North Derbyshire

The following is a transcription of the trip report. Trip photographs follow.

Saturday to Sunday, 19th - 20th November 1955

No bus-time table trouble on this weekend! We joined forces with those queer types, the Stoats, & went by coach. Despite the unearthly hour of departure from the Union (8.0 a.m [sic]) no one was more than 20 mins. late. On the outward journey, the Wayfarers seemed rather overawed by their famous companions, & their singing was very weak & feeble compared with the Stoats! Regardless of the disturbances behind him, the coach-driver whizzed merrily along at a phenomenal speed & we reached Matlock about 11.0 a.m. [sic] We stopped here for coffee (nothing stronger), & then on once more. We reached Great Rowsley about half past eleven, where we said goodbye to the coach, the Stoats, who were going on to Stanage Edge, & our rucsacs. From the village, we walked northwards up onto Manners Wood & Coulton Pastures. At some point on Coulton Pastures the leader's map reading went wrong & she led the party almost in a complete circle. Muttered comments about how far the -- was began to be heard! (Not without reason since breakfast was about five hours away by then.) We dropped down onto the A623 & then into Chatsworth Park. Pangs of hunger prevented a real appreciation of the beauties of Chatsworth House & we covered the last mile & a half by the Derwent to Nether End at a good pace. After a lengthy stop during which even the hungriest & thirstiest were satisfied, we walked along Baslow & Anbar Edges. Not to be outdone by the Stoats, the Wayfarers proved their rock climbing abilities - see Dennis' & Norman's photos for proof. Especially remarkable was the feat of the sole young lady to climb the Stone. It was almost dark as we came off Froggatt Edge & took a "short cut" through the woods towards the river - it proved quite hair-raising. From Grindleford Bridge we "road walked" to the Leam Hall. It was not until we had climbed the half-mile drive to the hostel that we remembered the rucsacs. Back went the poor unfortunates, who had left their rucsacs in the care of the Stoats, & spent an uncomfortable twenty-minutes crawling about in the darkness among brambles & bushes at the roadside feeling for their precious burdens.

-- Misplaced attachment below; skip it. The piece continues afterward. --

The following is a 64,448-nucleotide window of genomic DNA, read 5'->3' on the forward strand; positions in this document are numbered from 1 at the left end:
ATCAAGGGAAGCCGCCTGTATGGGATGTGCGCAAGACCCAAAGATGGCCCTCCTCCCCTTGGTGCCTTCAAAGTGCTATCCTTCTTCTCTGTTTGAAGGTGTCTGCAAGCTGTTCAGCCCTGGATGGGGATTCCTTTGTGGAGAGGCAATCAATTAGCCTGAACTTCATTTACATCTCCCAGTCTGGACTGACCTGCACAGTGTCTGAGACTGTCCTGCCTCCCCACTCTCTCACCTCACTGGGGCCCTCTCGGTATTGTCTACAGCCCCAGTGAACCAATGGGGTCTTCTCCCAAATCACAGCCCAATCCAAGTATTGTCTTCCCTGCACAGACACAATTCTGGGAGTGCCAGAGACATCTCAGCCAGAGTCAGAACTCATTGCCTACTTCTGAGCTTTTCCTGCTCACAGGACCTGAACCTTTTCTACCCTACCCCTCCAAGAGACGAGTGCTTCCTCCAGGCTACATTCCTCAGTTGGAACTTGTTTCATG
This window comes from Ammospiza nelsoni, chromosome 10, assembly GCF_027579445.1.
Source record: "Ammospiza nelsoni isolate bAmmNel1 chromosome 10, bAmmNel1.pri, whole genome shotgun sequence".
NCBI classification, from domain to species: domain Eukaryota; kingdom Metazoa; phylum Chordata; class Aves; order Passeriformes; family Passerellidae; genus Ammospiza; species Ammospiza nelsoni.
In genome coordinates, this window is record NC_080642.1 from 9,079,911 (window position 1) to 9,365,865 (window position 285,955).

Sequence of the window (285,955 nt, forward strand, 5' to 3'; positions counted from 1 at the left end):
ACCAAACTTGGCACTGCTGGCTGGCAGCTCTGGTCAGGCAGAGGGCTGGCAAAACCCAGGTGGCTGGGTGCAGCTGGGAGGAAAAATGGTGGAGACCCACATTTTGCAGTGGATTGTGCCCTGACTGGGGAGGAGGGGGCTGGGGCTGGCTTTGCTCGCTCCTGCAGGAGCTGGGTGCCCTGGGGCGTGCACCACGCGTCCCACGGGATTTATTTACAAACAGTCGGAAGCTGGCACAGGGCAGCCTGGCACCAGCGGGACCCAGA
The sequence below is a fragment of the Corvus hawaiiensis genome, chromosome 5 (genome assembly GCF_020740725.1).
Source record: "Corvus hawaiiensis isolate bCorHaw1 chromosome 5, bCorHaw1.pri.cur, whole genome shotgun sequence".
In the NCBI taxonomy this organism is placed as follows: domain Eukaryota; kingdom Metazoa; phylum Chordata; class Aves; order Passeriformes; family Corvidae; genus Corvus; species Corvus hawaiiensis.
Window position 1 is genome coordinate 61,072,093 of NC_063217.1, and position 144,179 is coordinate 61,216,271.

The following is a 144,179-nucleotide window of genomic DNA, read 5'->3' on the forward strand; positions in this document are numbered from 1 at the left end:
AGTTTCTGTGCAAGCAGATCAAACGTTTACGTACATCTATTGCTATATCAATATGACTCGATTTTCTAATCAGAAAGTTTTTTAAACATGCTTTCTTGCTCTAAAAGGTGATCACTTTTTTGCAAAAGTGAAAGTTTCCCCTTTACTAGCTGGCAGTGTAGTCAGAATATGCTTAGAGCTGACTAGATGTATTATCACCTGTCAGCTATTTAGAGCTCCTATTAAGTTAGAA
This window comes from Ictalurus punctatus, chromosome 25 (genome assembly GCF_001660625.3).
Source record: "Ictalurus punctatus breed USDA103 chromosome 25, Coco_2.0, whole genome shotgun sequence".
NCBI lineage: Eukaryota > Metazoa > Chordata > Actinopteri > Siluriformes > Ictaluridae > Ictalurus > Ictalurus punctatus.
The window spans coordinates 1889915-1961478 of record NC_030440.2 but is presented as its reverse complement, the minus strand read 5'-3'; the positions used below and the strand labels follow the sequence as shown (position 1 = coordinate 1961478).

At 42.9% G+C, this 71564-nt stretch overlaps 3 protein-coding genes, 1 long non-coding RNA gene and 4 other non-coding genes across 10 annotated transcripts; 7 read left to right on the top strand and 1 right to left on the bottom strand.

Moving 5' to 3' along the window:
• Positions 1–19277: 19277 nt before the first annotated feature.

In the hostel we saw little or nothing of the Stoats who as self-cookers spent the evening over their witches' brews, cooking seemling endless courses, while we satisfied ourselves with a traditional Hostel supper.

Next morning the party split up, & a "marathon" party set off bright & early, followed half an hour later by the rest. We went from the hostel down into the valley & followed the river Derwent upstream to Bamford. Some people were talking so much on the way that they did not know in which direction to river was flowing, when asked! At Bamford we left the river bank & took a track higher up the hillside. As one o'clock drew near, the inevitable thirst was felt. We stopped at the inn at foot of Ladybower Resevoir, where we found to our dismay that the advance party had all the bread! Fortunately two homeward bound cyclists were able to give us a loaf. The most notable event at the Inn was "Please Park Prettily" (see opposite). In the afternoon we climbed Win Hill - a really worthwhile effort for the wonderful view from the top, of Edale Moor & the Resevoir. We decided to make this the crowning point of our achievement, & rather than press on & climb another hill, we sat in a filed on the hillside & watched a glider away above Offerton Moor. The sun set & we soon vegan to feel cold, so we pressed on into Hope village. It was purely the late hour & not footsoreness that made us take a bus from Hope to Hathersage, & to prove how fresh we were, we walked the last 3 1/2 miles to Grindleford Bridge. The "marathon" party covered the same ground as us, I think, but lengthened their day's walk a good deal by walking over the moors from Hope to Grindleford. In face their total effort was about (Transcriber's note: left blank) miles.

After tea in the café at Grindleford we set off Birminghamwards. Maybe the Stoats are the louder singers but Wayfarers left their mark in Derby. We shouted down & diverted attention from the soap-box speakers in the market square & entertained the citizens of Derby by a performance of "Strip the Willow" & a magnificent rendering of "My Old Man's a Fireman" after which we retired to the nearest. This effort tired us out somewhat so that the Stoats kept up a solo effort all the way to Birmingham, while more & more Wayfarers piled onto the backseat of the coach & went to sleep.

Janet T.


Dovedale

"Please Park Prettily"

Eagle Rock